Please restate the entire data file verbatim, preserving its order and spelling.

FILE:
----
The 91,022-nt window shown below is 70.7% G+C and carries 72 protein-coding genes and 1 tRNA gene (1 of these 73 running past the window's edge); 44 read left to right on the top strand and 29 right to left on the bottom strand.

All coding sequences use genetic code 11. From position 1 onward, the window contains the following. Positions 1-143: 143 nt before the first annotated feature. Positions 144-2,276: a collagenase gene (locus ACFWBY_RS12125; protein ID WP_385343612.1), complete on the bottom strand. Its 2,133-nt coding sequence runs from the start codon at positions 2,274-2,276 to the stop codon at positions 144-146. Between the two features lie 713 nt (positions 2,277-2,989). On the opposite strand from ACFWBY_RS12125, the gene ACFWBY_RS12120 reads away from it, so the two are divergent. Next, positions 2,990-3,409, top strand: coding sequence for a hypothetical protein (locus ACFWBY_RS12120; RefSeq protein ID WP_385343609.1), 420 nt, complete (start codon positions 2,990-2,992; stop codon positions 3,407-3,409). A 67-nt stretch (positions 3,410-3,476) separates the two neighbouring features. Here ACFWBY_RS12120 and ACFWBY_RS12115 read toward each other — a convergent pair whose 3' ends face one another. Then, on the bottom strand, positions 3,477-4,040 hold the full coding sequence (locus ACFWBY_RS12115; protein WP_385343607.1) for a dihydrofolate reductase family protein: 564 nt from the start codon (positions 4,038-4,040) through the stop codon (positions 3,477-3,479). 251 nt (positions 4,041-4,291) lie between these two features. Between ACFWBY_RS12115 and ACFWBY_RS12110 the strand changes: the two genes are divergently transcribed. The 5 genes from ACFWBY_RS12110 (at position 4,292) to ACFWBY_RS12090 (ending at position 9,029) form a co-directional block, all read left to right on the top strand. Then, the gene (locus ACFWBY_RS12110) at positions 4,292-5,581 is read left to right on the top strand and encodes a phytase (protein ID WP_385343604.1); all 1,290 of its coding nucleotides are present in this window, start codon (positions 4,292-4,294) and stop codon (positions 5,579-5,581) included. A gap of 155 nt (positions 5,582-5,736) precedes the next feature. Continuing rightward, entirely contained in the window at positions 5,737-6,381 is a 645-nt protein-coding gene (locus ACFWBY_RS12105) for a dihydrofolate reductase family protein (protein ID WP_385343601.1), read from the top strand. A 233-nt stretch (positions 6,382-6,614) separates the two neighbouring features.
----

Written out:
The 91,022-nt window shown below is 70.7% G+C and carries 72 protein-coding genes and 1 tRNA gene (1 of these 73 running past the window's edge); 44 read left to right on the top strand and 29 right to left on the bottom strand.

All coding sequences use genetic code 11. From position 1 onward, the window contains the following. Positions 1-143: 143 nt before the first annotated feature. Positions 144-2,276: a collagenase gene (locus ACFWBY_RS12125; protein ID WP_385343612.1), complete on the bottom strand. Its 2,133-nt coding sequence runs from the start codon at positions 2,274-2,276 to the stop codon at positions 144-146. Between the two features lie 713 nt (positions 2,277-2,989). On the opposite strand from ACFWBY_RS12125, the gene ACFWBY_RS12120 reads away from it, so the two are divergent. Next, positions 2,990-3,409, top strand: coding sequence for a hypothetical protein (locus ACFWBY_RS12120; RefSeq protein ID WP_385343609.1), 420 nt, complete (start codon positions 2,990-2,992; stop codon positions 3,407-3,409). A 67-nt stretch (positions 3,410-3,476) separates the two neighbouring features. Here ACFWBY_RS12120 and ACFWBY_RS12115 read toward each other — a convergent pair whose 3' ends face one another. Then, on the bottom strand, positions 3,477-4,040 hold the full coding sequence (locus ACFWBY_RS12115; protein WP_385343607.1) for a dihydrofolate reductase family protein: 564 nt from the start codon (positions 4,038-4,040) through the stop codon (positions 3,477-3,479). 251 nt (positions 4,041-4,291) lie between these two features. Between ACFWBY_RS12115 and ACFWBY_RS12110 the strand changes: the two genes are divergently transcribed. The 5 genes from ACFWBY_RS12110 (at position 4,292) to ACFWBY_RS12090 (ending at position 9,029) form a co-directional block, all read left to right on the top strand. Then, the gene (locus ACFWBY_RS12110) at positions 4,292-5,581 is read left to right on the top strand and encodes a phytase (protein ID WP_385343604.1); all 1,290 of its coding nucleotides are present in this window, start codon (positions 4,292-4,294) and stop codon (positions 5,579-5,581) included. A gap of 155 nt (positions 5,582-5,736) precedes the next feature. Continuing rightward, entirely contained in the window at positions 5,737-6,381 is a 645-nt protein-coding gene (locus ACFWBY_RS12105) for a dihydrofolate reductase family protein (protein ID WP_385343601.1), read from the top strand. A 233-nt stretch (positions 6,382-6,614) separates the two neighbouring features.